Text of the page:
Large protests continued in Kiev, Ukraine throughout the weekend in opposition to President Viktor Yanukovich and his government following the abandonment of a pact with the European Union. In the most visually impressive show of disdain for their leader, protesters tied electrical cable around a statue of Vladimir Lenin and toppled the statue, then broke it up into pieces with a sledgehammer (which had been blessed by an orthodox priest).
The statue, first erected in 1946, was replaced on its plinth by a flag of the EU as well as a sign that read "Yanukovich, you are next!" According to Reuters, the Ukrainian leader and Russian president Vladimir Putin "are widely believed to have struck a bargain whereby Ukraine will get cheaper Russian gas and possibly credits" if Ukraine spiked the EU deal.
Meanwhile, state-run media has largely been trying to shift blame for the protests away from the government. According to BuzzFeed, the channel Rossiya "has outstripped its competitors in showing bizarre, paranoiac, and misleading reports."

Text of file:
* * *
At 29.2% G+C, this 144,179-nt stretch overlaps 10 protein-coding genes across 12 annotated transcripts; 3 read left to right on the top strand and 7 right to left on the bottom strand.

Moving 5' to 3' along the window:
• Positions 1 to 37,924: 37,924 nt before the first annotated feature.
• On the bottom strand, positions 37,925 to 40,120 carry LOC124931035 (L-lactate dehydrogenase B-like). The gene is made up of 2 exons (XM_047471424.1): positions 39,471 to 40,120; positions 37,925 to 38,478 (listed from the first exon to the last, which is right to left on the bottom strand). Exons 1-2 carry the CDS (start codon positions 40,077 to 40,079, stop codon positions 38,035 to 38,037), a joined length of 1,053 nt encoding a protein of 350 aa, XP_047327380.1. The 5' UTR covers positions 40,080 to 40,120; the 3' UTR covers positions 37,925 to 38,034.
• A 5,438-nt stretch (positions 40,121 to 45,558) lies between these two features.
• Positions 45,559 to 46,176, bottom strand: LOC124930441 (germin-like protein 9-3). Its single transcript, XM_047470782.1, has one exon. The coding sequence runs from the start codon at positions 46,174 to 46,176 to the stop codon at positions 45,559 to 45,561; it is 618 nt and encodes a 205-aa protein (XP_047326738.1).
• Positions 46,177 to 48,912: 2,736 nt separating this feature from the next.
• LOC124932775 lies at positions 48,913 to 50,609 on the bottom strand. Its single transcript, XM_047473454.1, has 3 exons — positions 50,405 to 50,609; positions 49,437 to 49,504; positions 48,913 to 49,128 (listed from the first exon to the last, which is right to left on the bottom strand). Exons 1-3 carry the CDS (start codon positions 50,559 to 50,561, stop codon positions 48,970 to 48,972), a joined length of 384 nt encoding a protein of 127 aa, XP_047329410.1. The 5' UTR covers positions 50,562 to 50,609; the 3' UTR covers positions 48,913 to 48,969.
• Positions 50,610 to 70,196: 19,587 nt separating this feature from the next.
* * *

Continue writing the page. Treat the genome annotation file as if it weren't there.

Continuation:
One host said Swedish Foreign Minister Carl Bildt was an ex-CIA agent who organized the protests to get back at Russia for the battle of Poltava in 1709; another claimed Ukrainians were only angry because of sharp seasonal changes in the weather.
During one report, a protester interrupted a live broadcast to sarcastically present the reporter with a Academy Award spreading "lies and nonsense."
This article is from the archive of our partner The Wire.
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